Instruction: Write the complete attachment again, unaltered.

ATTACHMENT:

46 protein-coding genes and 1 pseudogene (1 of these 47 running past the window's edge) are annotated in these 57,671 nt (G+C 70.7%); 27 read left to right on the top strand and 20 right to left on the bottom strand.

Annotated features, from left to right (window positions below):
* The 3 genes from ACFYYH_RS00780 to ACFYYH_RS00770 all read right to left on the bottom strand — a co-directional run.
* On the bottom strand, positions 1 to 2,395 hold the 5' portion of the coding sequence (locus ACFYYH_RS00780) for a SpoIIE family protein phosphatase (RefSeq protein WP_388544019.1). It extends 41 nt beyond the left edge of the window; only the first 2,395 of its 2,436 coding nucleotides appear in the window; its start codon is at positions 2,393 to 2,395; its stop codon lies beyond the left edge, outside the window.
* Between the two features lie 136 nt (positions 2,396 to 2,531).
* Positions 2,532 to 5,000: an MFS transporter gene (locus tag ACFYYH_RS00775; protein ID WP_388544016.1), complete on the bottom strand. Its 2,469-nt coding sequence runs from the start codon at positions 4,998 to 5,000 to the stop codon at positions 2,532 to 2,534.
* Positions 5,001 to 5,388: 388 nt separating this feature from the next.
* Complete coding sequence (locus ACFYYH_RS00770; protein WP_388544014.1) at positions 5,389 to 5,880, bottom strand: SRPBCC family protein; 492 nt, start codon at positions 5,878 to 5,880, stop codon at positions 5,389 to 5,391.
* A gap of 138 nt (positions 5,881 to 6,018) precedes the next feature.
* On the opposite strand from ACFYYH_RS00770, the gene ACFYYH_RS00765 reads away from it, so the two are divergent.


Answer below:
46 protein-coding genes and 1 pseudogene (1 of these 47 running past the window's edge) are annotated in these 57,671 nt (G+C 70.7%); 27 read left to right on the top strand and 20 right to left on the bottom strand.

Annotated features, from left to right (window positions below):
* The 3 genes from ACFYYH_RS00780 to ACFYYH_RS00770 all read right to left on the bottom strand — a co-directional run.
* On the bottom strand, positions 1 to 2,395 hold the 5' portion of the coding sequence (locus ACFYYH_RS00780) for a SpoIIE family protein phosphatase (RefSeq protein WP_388544019.1). It extends 41 nt beyond the left edge of the window; only the first 2,395 of its 2,436 coding nucleotides appear in the window; its start codon is at positions 2,393 to 2,395; its stop codon lies beyond the left edge, outside the window.
* Between the two features lie 136 nt (positions 2,396 to 2,531).
* Positions 2,532 to 5,000: an MFS transporter gene (locus tag ACFYYH_RS00775; protein ID WP_388544016.1), complete on the bottom strand. Its 2,469-nt coding sequence runs from the start codon at positions 4,998 to 5,000 to the stop codon at positions 2,532 to 2,534.
* Positions 5,001 to 5,388: 388 nt separating this feature from the next.
* Complete coding sequence (locus ACFYYH_RS00770; protein WP_388544014.1) at positions 5,389 to 5,880, bottom strand: SRPBCC family protein; 492 nt, start codon at positions 5,878 to 5,880, stop codon at positions 5,389 to 5,391.
* A gap of 138 nt (positions 5,881 to 6,018) precedes the next feature.
* On the opposite strand from ACFYYH_RS00770, the gene ACFYYH_RS00765 reads away from it, so the two are divergent.